Call us anything other than “brats.”

We’re not “military kids,” we’re not “military children” and we definitely aren’t “C.H.A.M.P.S.” (Child Heroes Attached to Military Personnel). Despite its less than pc origin, “military brat” has become such a term of endearment that attempts to change it have been met with resistance, outrage and even threats There’s no denying the overwhelming majority of brats are fiercely proud of our heritage and we don’t have any plans to change the nomenclature.

[We earned the name “brats,” and many take personal pride in being identified as “Army brats,” “Navy brats,” “Air Force brats,” “Marine brats,” and “Coast Guard brats.” Don’t disrespect us nor our military branch.]

Say all the services are the same.

That’s like telling a quarterback to score a home run. We all know the Navy is the best.

[I agree with the first sentence, and realize that Spike is suffering from delusions. Army is the best, hands down although my father was stationed at Pearl Harbor with CINCPAC, and two Air Force bases—Atlantic Highlands and Ent.]

Don’t show up to a BBQ.

Take service members from every grilling mecca in the USA. Marinate with recipes learned serving abroad. Season with tax-free booze from the Class 6 and enough commissary goodies to feed an incredibly massive group of people… and you have a BBQ that is not to be missed. When my dad was stationed in San Diego, summer cookouts meant some of the best burgers, hot dogs, ribs and steaks ever. PLUS lumpia, yakitori, my uncle’s mom’s teriyaki wings (if we were lucky), and WATCHING THE BLUE ANGELS! Do YOUR BBQs have air shows?

[There’s nothing like food cooked on a hibachi on a lanai at Schofield Barracks, or BBQ eaten on the shores of Fort Hancock in site of WWII pillboxes that once guarded New York Harbor. It’s not only the food, it’s the atmosphere.]

Imply we aren’t flexible.

Readiness is not something the military takes lightly. When mom or dad get new orders, there’s no debating them. New city? OK! New country? Why not? New school? BRING IT ON! In Okinawa, I remember coming to school on more than one occasion to find out that a friend’s family had flown stateside with less than 48 hours’ notice.

[Flexibility is one of our middle names. Conversations stop when I list the schools I attended in thirteen years which were fifteen in two countries and eight states.]

Disrespect the colors.

Symbols are important and Old Glory represents something people are willing to live and die for. And those people are our parents. It’s that simple.

[Respect the U.S. Flag Code. Please do not display faded or torn flags. Do not display the flag to sell cars, sandwiches, sod, or furniture. Do not lay your food on table cloths that suggest the U.S. flag. And please, please, please do not wear shoes suggesting the American flag.]

Mistreat our veterans

That’s our family right there. Put politics aside and give them the respect they deserve.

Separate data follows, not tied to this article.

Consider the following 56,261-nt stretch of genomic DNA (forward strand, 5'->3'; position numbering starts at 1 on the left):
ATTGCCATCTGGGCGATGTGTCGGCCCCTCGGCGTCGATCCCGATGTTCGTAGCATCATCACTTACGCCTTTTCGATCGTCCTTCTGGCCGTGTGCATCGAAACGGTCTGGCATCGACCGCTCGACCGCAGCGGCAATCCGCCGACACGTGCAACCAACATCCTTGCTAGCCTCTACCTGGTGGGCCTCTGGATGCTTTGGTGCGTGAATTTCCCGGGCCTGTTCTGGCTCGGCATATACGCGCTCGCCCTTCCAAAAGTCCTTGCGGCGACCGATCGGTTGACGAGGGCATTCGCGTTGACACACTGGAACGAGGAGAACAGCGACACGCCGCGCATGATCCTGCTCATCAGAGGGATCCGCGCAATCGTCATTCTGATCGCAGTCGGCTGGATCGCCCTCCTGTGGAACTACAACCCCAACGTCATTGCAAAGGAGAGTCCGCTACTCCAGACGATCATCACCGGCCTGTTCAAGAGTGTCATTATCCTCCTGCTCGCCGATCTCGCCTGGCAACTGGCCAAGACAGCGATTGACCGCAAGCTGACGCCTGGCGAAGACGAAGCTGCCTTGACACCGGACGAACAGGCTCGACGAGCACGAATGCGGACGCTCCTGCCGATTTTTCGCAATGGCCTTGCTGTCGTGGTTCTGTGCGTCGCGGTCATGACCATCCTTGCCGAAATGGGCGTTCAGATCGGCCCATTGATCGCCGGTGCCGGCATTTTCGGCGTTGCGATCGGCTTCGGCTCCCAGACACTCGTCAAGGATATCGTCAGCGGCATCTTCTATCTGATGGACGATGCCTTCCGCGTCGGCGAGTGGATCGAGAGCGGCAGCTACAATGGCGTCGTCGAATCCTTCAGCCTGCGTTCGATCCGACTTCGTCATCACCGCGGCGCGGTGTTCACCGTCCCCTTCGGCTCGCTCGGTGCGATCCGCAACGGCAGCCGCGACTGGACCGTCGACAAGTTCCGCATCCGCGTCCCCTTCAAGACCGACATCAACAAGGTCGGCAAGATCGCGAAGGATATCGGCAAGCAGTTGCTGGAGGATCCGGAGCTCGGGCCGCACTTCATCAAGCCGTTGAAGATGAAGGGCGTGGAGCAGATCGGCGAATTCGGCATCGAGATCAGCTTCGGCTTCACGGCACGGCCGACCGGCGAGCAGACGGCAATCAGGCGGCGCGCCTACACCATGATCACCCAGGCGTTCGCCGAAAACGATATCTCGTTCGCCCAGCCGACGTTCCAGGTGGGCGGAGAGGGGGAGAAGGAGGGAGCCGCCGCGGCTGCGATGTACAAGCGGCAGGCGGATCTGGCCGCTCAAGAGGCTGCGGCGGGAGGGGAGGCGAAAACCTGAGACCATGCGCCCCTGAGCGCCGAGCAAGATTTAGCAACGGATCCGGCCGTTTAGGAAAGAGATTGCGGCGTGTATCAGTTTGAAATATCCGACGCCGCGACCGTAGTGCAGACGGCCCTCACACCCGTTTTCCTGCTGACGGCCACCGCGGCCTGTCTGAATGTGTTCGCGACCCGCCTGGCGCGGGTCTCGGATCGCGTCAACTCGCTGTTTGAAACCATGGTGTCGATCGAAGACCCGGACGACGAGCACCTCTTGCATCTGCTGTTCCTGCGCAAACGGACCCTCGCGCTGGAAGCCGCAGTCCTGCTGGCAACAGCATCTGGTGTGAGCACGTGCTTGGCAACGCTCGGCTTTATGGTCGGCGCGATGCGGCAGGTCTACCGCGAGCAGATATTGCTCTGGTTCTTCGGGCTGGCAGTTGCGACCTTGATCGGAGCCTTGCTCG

[I support respect for veterans, but I refuse to support a political party that only gives veterans lip service while cutting their benefits. I refuse to support a party that puts our soldiers in harm’s way for nothing more than to make millions in government contracts.]

Socialized Medicine Army Style

Military brats know about socialized medicine because for most of us life begins in a military hospital Peterson Army Hospitalunder the care of military doctors and personnel.

I never had a civilian doctor until I married in 1970. I never had a family doctor who treated my childhood illnesses. I had shot records my mother kept safe and available, proof that I had up-to-date inoculations. All medical records were carried from post to post, base to base. SOP Continue reading

Military Brats in Transit

Saigon Pedicab 1963

Saigon Pedicab 1963


Military Brats are always waiting for reassignment orders. We are at the mercy of the Defense Department

This creates interesting problems especially with schools. I rarely attended the same school year after year. Teachers never got to know me. Friends were for the moment. Memories made in passing. Continue reading

My life begins…again and again.

Fort Monmouth Front Gate

I’m a military brat and proud of it.

My father was in the Army for 25 years. He enlisted in 1943. I was born at Fort Monmouth, baptized at Fort Meade. I lived at Pearl Harbor and Schofield Barracks on Hawaii. When others read about the scars of war left by the Japanese attack 7 December 1941,  they don’t know my story. The Japanese not only dropped bombs on Pearl Harbor and Hickam Air Field, they dropped them on the Army post north of Honolulu.

When I was living in Schofield Barracks, I knew a boy wandering in the woods who discovered a Japanese bomb dropped in the area. Thinking it was a dud, he picked it up. His hand was blown off. Unfortunately, the bomb was live, waiting eighteen years to explode. Continue reading